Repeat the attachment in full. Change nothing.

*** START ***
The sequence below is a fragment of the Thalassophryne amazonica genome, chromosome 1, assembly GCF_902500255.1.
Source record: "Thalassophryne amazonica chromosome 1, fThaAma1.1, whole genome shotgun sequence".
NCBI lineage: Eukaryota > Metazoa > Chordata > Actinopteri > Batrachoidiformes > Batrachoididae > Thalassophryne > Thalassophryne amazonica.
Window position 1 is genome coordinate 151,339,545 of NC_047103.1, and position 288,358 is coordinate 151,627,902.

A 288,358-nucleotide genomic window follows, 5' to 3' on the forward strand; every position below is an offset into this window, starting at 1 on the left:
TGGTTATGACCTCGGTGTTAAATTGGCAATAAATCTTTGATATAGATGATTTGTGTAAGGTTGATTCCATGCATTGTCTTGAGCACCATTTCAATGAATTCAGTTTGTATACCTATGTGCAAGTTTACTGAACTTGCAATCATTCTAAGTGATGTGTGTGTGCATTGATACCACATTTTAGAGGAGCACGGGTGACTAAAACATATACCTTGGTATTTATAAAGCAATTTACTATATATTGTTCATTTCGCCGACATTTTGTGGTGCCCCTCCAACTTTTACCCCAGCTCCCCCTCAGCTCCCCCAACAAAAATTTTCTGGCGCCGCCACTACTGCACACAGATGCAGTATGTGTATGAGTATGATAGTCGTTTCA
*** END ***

The sequence below is a fragment of the Thalassophryne amazonica genome, chromosome 1, assembly GCF_902500255.1.
Source record: "Thalassophryne amazonica chromosome 1, fThaAma1.1, whole genome shotgun sequence".
NCBI lineage: Eukaryota > Metazoa > Chordata > Actinopteri > Batrachoidiformes > Batrachoididae > Thalassophryne > Thalassophryne amazonica.
Window position 1 is genome coordinate 151,339,545 of NC_047103.1, and position 288,358 is coordinate 151,627,902.

A 288,358-nucleotide genomic window follows, 5' to 3' on the forward strand; every position below is an offset into this window, starting at 1 on the left:
TGGTTATGACCTCGGTGTTAAATTGGCAATAAATCTTTGATATAGATGATTTGTGTAAGGTTGATTCCATGCATTGTCTTGAGCACCATTTCAATGAATTCAGTTTGTATACCTATGTGCAAGTTTACTGAACTTGCAATCATTCTAAGTGATGTGTGTGTGCATTGATACCACATTTTAGAGGAGCACGGGTGACTAAAACATATACCTTGGTATTTATAAAGCAATTTACTATATATTGTTCATTTCGCCGACATTTTGTGGTGCCCCTCCAACTTTTACCCCAGCTCCCCCTCAGCTCCCCCAACAAAAATTTTCTGGCGCCGCCACTACTGCACACAGATGCAGTATGTGTATGAGTATGATAGTCGTTTCA